dog Aztecs took a 13-0 lead on a 63-yard
Mark Halda touchdown pass play and
two Ed Corral field goals.
In the third quarter, Bradley
engineered a 13-play, 81-yard scoring
For the Michigan football coverage
see page 12.
drive capped by Ellis' one-yard run.
Wright's second interception of the
day moments later gave the Tigers the
ball on their own 48 and one play later
Ellis took a swing pass from Bradley
and raced 48 yards down the sideline.
Jeff Brockhaus' extra point gave
Missouri a 14-13 lead with 2:39 left in the
quarter.
Bill Whitaker, who along with Wright
tied a Missouri record with three inter-
ceptions, picked off a Halda pass early
in the fourth period which Brockhaus
converted into a 47-yard field goal with
12:47 remaining.

In the final seven minutes, the game
collapsed for the Aztecs as the Tigers
scored four more touchdowns.
Maryland 24, Villanova 20
COLLEGE PARK, Md. - Sophomore
Charlie Wysocki scored his third touch-
down of the game with 54 seconds
remaining to give Maryland a hard-
earned 24-20 victory over opportunistic
Villanova in a college football opener
Saturday.
The underdog Wildcats, who conver-
ted three second-quarter Maryland
mistakes to score 17 points, took a 20-10
lead on Chuck Bushbeck's second field
goal of the game, a 34-yarder, with 6:39
left to play.
A 28-yard punt return by Sam John-
son, whose 34-yarder set up Maryland's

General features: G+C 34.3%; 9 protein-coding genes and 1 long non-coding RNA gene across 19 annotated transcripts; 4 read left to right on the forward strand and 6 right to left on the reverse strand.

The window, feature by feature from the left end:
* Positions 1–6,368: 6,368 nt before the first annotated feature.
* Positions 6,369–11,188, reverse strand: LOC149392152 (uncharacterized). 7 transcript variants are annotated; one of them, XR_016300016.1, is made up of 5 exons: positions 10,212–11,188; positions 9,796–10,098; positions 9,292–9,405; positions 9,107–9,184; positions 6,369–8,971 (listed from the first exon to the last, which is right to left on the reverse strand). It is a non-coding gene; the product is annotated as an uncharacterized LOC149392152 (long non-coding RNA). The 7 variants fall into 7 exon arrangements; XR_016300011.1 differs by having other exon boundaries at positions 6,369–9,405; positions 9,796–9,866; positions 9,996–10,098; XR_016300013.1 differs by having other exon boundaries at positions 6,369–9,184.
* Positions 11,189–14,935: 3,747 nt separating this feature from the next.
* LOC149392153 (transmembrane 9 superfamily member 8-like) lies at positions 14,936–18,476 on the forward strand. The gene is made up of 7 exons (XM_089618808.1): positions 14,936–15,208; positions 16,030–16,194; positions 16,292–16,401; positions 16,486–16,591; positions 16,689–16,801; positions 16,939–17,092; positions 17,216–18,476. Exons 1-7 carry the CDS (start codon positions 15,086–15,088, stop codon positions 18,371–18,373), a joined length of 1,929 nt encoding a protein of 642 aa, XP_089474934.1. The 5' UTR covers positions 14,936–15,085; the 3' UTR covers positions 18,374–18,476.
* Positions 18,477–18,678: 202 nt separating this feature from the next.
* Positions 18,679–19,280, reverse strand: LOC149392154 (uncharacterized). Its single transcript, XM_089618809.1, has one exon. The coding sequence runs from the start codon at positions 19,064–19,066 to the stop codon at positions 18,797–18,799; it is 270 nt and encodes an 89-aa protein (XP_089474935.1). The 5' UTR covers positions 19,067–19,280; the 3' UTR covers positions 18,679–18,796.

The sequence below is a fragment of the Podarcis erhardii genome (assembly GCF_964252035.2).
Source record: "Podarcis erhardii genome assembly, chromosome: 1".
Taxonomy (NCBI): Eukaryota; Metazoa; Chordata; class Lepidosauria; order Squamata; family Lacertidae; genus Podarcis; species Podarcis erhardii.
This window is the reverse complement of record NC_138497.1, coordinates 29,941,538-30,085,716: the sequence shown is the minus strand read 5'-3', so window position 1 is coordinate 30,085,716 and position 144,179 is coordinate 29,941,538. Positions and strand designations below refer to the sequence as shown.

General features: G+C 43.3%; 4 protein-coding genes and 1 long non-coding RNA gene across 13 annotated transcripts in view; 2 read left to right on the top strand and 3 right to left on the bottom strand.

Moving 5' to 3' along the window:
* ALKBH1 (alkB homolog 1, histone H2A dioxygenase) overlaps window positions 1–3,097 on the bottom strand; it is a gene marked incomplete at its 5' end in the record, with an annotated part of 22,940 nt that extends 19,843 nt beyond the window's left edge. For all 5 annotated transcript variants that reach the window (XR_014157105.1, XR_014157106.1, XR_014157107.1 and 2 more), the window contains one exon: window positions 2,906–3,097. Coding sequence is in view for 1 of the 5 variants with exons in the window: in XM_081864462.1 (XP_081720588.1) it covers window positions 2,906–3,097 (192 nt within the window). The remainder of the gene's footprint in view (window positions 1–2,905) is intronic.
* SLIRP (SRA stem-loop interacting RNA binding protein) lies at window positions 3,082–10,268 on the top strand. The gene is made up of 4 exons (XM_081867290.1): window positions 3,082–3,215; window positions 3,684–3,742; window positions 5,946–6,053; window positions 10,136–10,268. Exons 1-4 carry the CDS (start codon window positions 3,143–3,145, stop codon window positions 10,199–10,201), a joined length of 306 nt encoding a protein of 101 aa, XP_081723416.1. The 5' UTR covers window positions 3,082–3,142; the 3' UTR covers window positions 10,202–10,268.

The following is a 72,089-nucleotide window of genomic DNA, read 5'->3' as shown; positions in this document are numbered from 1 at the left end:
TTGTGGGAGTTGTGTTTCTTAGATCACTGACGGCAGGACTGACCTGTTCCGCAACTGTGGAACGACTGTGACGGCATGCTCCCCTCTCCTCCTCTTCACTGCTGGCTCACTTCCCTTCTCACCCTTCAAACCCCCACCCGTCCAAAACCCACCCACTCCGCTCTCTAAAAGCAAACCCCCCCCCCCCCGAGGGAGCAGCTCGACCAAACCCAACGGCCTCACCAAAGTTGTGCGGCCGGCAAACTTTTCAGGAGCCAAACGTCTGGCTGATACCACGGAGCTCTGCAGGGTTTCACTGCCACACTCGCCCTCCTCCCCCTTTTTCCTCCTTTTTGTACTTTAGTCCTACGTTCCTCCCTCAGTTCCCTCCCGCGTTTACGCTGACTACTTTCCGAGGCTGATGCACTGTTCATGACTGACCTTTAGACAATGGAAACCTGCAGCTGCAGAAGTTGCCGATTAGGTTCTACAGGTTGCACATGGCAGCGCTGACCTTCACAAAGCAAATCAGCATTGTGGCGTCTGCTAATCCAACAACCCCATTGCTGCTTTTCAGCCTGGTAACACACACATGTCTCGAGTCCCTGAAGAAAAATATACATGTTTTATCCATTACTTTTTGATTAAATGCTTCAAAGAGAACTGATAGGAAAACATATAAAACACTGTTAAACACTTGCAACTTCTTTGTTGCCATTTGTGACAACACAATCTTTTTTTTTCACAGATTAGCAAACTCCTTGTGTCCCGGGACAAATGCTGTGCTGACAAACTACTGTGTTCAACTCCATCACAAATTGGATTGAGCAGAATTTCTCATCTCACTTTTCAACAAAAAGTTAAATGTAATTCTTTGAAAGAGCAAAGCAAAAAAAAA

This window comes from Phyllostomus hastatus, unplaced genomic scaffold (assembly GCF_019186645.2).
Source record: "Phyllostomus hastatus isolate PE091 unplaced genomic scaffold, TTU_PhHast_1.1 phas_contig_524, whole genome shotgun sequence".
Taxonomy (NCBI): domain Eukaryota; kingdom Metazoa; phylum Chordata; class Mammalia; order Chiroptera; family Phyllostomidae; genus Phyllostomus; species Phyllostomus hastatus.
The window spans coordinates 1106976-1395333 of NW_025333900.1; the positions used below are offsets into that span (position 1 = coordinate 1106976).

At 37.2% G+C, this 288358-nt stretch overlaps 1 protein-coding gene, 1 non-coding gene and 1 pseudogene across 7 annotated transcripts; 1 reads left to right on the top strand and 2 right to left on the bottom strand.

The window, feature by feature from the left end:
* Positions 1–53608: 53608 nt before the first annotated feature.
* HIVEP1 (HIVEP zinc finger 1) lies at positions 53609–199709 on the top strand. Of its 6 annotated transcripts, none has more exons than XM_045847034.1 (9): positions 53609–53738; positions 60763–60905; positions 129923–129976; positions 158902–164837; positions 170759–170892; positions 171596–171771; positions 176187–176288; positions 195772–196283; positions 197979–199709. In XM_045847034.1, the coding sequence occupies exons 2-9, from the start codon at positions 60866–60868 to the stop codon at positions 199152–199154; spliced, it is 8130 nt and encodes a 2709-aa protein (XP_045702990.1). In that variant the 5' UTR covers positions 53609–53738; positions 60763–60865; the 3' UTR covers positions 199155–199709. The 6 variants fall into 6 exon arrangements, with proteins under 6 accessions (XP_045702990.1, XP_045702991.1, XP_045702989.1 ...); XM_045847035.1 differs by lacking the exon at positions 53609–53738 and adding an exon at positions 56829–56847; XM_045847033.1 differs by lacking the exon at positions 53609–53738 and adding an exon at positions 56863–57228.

first TD, put the Terps in position for
their winning drive which started on the
Villanova 46.

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Try

togpet
Face it... you've al-
ways wanted to fly!
Most of us remember
that feeling..,.and for
a lot of us it never
went away. If you're
one of those, Air
Force ROTCcan get
you winging. Our
Flight Instruction Pro-
gram (FIP) is de-
signed to teach you
the basics of flight.
We don't do it with

the hang of itf.

a hang glider but the
FIP does, include fly-
ing lessons in light
aircraft at a civilian-
operated flying
school. The program
is an extra given to
those who want to be-
come Air Force pilots
through Air Force
ROTC. Taken during
the senior year in col-
lege. it is the first
step for the guy who

wants to go on to Air
Force pilot training in
jets after graduation.
Air ForcesROTC
also offers scholar-
ships...$100 a month
allowance...plus it
pays for books, and
lab fees in addition to
full tuition. This is all
reserved for the guy
who wants to get the
hang of Air Force
flying.

CONTACT: AFROTC
Phone 764-2403
Put it anl together in Air Force ROTC.

a